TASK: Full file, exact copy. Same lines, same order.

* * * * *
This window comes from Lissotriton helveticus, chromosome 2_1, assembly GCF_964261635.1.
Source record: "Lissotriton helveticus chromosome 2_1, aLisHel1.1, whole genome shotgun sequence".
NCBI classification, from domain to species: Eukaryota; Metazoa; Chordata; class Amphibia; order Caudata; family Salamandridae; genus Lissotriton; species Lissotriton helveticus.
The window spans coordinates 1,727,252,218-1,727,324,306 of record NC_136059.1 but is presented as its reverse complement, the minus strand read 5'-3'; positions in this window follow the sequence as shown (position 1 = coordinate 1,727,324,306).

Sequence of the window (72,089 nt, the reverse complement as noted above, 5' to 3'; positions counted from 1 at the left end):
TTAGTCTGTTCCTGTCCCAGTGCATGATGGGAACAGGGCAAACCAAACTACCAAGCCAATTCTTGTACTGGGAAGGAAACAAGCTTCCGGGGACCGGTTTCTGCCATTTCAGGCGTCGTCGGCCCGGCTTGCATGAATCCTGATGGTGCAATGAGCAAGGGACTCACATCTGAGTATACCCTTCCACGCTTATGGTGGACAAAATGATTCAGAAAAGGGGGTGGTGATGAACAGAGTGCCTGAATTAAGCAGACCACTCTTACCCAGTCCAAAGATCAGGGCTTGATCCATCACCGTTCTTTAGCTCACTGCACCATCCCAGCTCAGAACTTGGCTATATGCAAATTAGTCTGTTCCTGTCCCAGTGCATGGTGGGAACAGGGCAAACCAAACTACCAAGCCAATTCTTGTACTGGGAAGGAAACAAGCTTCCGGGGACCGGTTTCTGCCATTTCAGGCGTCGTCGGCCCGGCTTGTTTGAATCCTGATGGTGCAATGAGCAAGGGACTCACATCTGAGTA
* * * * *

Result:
This window comes from Lissotriton helveticus, chromosome 2_1, assembly GCF_964261635.1.
Source record: "Lissotriton helveticus chromosome 2_1, aLisHel1.1, whole genome shotgun sequence".
NCBI classification, from domain to species: Eukaryota; Metazoa; Chordata; class Amphibia; order Caudata; family Salamandridae; genus Lissotriton; species Lissotriton helveticus.
The window spans coordinates 1,727,252,218-1,727,324,306 of record NC_136059.1 but is presented as its reverse complement, the minus strand read 5'-3'; positions in this window follow the sequence as shown (position 1 = coordinate 1,727,324,306).

Sequence of the window (72,089 nt, the reverse complement as noted above, 5' to 3'; positions counted from 1 at the left end):
TTAGTCTGTTCCTGTCCCAGTGCATGATGGGAACAGGGCAAACCAAACTACCAAGCCAATTCTTGTACTGGGAAGGAAACAAGCTTCCGGGGACCGGTTTCTGCCATTTCAGGCGTCGTCGGCCCGGCTTGCATGAATCCTGATGGTGCAATGAGCAAGGGACTCACATCTGAGTATACCCTTCCACGCTTATGGTGGACAAAATGATTCAGAAAAGGGGGTGGTGATGAACAGAGTGCCTGAATTAAGCAGACCACTCTTACCCAGTCCAAAGATCAGGGCTTGATCCATCACCGTTCTTTAGCTCACTGCACCATCCCAGCTCAGAACTTGGCTATATGCAAATTAGTCTGTTCCTGTCCCAGTGCATGGTGGGAACAGGGCAAACCAAACTACCAAGCCAATTCTTGTACTGGGAAGGAAACAAGCTTCCGGGGACCGGTTTCTGCCATTTCAGGCGTCGTCGGCCCGGCTTGTTTGAATCCTGATGGTGCAATGAGCAAGGGACTCACATCTGAGTA